If I am reading this correctly, against 1500 players you lose about half the time, and when you lose, it's almost always due to a tactical error. But you don't want to improve your tactics until you beat the 1500 players more. That's sort of a catch-22. How are you going to beat them if you refuse to improve the one area of your game that's causing you to lose to them? Although I can understand your reluctance to play more tactical chess if you don't think you're good at it, practicing is the best way to get better.

Also, 100% isn't a realistic goal in the first place. Do you expect to play perfect chess every game? If you could get to 99% against 1500 you'd probably be titled. So how about instead, you set a goal of beating 1700 rated players 50% of the time? Seeing how a slightly higher rated player can beat you - without you making a tactical error - might help you get a perspective on your strategy.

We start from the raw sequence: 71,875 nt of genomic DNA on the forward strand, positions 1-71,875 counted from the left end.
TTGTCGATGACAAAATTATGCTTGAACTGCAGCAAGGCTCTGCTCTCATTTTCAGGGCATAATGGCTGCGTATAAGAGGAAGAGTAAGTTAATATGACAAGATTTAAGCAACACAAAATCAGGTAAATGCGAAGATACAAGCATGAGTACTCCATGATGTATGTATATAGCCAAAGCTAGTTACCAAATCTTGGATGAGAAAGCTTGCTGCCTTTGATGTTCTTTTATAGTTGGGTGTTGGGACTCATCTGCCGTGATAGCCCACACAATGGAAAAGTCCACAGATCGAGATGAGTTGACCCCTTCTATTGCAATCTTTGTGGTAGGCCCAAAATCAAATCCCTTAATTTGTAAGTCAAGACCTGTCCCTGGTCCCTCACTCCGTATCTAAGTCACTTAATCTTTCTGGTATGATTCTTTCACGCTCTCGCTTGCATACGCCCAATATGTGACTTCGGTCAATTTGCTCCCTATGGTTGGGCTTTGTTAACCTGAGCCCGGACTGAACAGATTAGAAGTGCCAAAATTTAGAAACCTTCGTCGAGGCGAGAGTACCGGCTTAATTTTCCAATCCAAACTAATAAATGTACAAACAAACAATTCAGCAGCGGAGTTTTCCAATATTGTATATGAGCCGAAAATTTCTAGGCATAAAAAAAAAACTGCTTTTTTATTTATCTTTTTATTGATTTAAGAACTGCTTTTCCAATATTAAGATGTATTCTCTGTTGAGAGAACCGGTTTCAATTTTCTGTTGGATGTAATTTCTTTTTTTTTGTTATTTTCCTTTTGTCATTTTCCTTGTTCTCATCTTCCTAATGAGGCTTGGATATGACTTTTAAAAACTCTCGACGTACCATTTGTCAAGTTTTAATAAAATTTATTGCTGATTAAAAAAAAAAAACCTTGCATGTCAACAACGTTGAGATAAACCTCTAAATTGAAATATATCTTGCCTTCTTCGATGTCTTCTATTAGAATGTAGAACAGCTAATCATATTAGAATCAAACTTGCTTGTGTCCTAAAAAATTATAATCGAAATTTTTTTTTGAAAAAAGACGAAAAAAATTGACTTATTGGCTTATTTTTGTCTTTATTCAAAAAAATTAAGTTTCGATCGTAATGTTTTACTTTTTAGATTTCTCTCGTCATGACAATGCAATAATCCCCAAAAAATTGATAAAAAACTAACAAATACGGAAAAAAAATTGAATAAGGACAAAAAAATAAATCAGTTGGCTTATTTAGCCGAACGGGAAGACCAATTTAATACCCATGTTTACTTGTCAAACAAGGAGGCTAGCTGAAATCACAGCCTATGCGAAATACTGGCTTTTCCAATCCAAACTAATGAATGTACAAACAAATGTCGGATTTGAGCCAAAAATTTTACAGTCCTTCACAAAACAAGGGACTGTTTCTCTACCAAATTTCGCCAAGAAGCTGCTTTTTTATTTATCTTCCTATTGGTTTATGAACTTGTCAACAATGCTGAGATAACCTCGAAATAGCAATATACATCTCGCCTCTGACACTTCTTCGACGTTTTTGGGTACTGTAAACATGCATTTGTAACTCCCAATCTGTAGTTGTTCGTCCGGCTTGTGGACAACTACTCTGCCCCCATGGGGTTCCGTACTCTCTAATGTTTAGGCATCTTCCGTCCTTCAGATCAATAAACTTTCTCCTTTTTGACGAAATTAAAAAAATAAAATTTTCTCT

As for the details of your strategy, they seem to involve getting superior pieces, and them trading them off. I won't say it's wrong to go into an endgame if you know you can win it. But if there's any doubt, you might be better off keeping the better pieces on the board.

  • Thanks @D M,well what do you recommend to improve tactically,playing gambits?
    – bretlee
    Commented Oct 15, 2020 at 6:37
  • @bretlee It's not so much about the choice of opening but your mindset. Cultivate eagerness to look out for tactics, then you will find them in every opening.
    – Annatar
    Commented Oct 15, 2020 at 7:15